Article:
The electric guitar may be the icon of American popular music in the 20th century, but rock ’n’ roll as we know it today would not have been possible without the amplifier. With the emergence of the now-familiar rock line-up of guitar, bass, drums, and vocals in the 1950s and 1960s, guitarists needed a way to be heard over the noise of their fellow musicians.

Clarence Leonidas "Leo" Fender was the first to address this need. Along with Clayton Orr “Doc” Kaufman, Fender began making amps in 1945 under the brand name K&F. After Doc left K&F in 1946, Fender founded the Fender Electric Instrument Company. Ever since, Fender has been one of the leading names in amplifiers, and its products from this period consistently rank among the most valuable and collectible.

The company released the first true Fender amp in 1947: the Model 26. More models soon followed, including the Super, the Princeton, the Deluxe, and the Professional. The amps from this period are known today as “woodies” for their main material.

Fender's design changed rapidly over the years. Amps made from 1948 to 1953 are commonly known as “TV amps” due to their shape—square, with a rounded cutout for the speaker, which made it resemble the televisions of the time. Because the required woodwork and carpentry were fairly unattractive, Fender covered these amps in tweed, which became a distinctive look until the early 1960s. In 1953, the company switched to the “wide panel” design, which featured a slightly more rectangular shape and a square cutout for the speaker.

The most collectible Fender amps were produced from 1955 to 1960, though amps from the early and mid-1960s are also quite prized. These amps were more powerful than their predecessors and have a better sound. In fact, many guitarists consider the Tweed Bassman produced during this period to be the best rock guitar amp ever made.

The amps made from 1955 to 1960 feature a “narrow panel” shape, which has less space above and below the speaker, making for a slicker look. In 1959, Fender switched to the “browns,” named for the color of the control panel, knobs, and a vinyl covering called Tolex. Fender produced these amps alongside white or “blond” Tolex amps.

In 1963, Fender switched designs yet again to the “blackface” look, which sported black Tolex and the now-familiar silver sparkle cover over the speaker. These amps also had buil...

Fender was acquired by CBS in 1965, and many guitarists and collectors mark that year as the start of a drastic decline in quality. Some of the flaws were small but embarrassing—the rear panels of amplifiers made in late 1965 and early 1966, for example, are stamped with the words “Division of Colombia Records Division,” even though the name of the record label was actually spelled Columbia.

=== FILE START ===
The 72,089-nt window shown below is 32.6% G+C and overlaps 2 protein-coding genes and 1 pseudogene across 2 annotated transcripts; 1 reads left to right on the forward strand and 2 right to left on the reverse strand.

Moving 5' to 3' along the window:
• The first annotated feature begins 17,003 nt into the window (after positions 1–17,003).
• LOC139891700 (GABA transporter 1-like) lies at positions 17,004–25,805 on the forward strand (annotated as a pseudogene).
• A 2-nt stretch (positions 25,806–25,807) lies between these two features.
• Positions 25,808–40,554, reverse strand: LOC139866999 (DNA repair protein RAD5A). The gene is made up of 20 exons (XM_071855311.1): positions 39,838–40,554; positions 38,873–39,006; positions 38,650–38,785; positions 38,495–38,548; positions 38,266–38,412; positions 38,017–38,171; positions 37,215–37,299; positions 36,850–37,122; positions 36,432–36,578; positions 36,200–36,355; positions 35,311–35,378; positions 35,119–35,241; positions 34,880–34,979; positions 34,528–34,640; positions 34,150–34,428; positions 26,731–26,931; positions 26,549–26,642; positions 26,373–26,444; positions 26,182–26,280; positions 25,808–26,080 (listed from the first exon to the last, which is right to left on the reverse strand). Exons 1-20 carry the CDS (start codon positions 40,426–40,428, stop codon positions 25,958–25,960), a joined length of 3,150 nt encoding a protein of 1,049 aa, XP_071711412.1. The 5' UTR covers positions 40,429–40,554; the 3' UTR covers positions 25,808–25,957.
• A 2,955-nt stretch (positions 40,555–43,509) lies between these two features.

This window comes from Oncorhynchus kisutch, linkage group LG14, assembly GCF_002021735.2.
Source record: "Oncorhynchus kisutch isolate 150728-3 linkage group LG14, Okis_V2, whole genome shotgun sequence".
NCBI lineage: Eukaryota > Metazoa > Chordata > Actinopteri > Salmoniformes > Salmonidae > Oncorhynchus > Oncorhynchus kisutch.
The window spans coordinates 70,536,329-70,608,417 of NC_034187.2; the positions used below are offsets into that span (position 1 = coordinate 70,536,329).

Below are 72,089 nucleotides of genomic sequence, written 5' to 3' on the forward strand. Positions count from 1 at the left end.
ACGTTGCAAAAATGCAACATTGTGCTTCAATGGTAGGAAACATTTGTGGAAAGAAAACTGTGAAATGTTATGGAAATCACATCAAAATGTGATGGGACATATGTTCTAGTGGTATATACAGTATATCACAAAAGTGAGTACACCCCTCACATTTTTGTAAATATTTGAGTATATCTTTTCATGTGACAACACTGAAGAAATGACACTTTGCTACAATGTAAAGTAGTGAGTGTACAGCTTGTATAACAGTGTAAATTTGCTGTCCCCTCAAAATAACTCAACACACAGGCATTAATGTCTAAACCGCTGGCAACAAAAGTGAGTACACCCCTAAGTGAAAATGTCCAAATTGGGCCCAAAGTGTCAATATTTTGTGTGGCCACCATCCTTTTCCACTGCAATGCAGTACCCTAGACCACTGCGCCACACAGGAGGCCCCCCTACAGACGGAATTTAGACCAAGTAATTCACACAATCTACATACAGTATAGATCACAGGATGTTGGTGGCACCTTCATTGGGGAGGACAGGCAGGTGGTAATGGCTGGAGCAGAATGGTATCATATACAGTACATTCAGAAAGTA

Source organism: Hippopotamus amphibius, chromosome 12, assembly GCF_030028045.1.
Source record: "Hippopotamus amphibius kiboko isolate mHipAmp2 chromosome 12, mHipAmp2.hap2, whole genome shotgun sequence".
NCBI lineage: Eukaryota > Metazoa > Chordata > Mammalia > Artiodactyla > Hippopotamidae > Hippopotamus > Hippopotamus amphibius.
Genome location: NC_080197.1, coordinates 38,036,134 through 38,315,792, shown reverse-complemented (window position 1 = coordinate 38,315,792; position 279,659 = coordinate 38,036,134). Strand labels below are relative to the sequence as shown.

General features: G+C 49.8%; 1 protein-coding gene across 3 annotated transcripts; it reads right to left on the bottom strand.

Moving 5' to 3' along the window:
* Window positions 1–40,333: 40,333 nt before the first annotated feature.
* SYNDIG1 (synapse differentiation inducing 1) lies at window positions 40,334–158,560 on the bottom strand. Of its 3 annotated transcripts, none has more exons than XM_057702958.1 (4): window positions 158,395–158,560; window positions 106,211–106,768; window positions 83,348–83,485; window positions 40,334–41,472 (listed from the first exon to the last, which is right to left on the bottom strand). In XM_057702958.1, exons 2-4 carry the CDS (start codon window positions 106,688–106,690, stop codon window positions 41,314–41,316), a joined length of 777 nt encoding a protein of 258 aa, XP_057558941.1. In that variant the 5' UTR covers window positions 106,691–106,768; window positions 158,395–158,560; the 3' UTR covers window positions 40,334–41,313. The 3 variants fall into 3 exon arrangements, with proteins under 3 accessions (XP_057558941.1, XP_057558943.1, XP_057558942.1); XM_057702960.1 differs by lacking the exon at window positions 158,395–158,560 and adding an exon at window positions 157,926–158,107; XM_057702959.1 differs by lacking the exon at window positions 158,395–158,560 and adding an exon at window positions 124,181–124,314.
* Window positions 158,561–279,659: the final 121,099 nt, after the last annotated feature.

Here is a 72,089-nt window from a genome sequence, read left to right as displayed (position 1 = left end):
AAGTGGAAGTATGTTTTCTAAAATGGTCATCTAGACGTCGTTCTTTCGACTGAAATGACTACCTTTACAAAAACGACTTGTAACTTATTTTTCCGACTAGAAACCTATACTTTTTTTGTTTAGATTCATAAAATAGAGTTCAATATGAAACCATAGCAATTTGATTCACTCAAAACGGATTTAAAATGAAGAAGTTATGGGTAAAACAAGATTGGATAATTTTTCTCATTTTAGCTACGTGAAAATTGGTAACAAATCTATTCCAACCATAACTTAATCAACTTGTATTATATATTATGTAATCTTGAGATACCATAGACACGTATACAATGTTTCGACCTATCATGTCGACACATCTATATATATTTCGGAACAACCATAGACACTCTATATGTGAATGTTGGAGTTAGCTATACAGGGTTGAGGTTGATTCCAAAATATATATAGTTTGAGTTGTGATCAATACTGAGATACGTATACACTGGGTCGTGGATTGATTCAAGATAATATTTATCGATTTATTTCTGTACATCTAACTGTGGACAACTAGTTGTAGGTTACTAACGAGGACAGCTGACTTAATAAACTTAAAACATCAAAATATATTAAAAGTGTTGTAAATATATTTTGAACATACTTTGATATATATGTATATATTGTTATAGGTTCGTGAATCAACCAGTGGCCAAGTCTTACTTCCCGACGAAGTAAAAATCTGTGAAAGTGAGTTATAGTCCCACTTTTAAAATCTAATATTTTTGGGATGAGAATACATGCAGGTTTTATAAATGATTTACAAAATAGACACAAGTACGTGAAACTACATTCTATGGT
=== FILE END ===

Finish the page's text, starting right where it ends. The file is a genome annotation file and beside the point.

By the time Fender had come under the auspices of CBS, it already had major competition from overseas. In 1962, Jim Marshall made his first amplifier with the help of his chief technician, Ken Bran, in Hanwell, England, where imported Fender amplifiers were prohibitively expensive. As rock drummers became louder and increasingly aggressive in the 1960s, guitarists needed something that could push their work through the noise.

A drummer himself, Marshall began with the Fender Bassman as an inspirational model. The very first amp he built had four inputs and two volume controls, in addition to treble, bass, middle, and presence knobs—just like the Bassman. From the start, the tone of the Marshall amplifier was different from that of the Fender, thanks largely to the British, postwar leftover parts he used.

The first amplifier Marshall produced on a large scale was the JTM45; the JTM stands for Jim and Terry Marshall (Terry was Jim’s son). The first 100 of these amplifiers are particularly rare and collectible—they sport enameled metal name plates embossed with the word “MARSHALL” in block letters.

Unfortunately, the pair of 12-inch speakers Marshall used in the JTM45 kept overloading and blowing out, so he modified the design to power four 12-inch speakers. Thus the modern Marshall speaker cabinet was born. Marshall began producing 50- and 100-watt models, which had become extremely popular by 1964.

Fender and Marshall remain the most recognized brands of guitar amps today, but they are far from the only ones. The British brand Vox, founded in 1958 by Jennings Musical Instruments, had a particularly influential impact on rock ’n’ roll, especially in England—their AC-15 and AC-30 amplifiers were used by bands like The Shadows and The Beatles.

Although Gibson is known more for its guitars, it also produced a few amplifiers. Originally, each amplifier was conceived as being tied to a specific guitar, rather than a stand-alone piece of equipment that could be used with an array of instruments. So when Gibson released its first electric guitar—the E-150—in the late 1930s, it decided to release an amplifier to go with it, the EH series. From World War II to 1967, Gibson built its amps in Kalamazoo, Michigan, and those from the late 1940s and 1950s are considered fairly collectible, though generally less so than their Fender counterparts.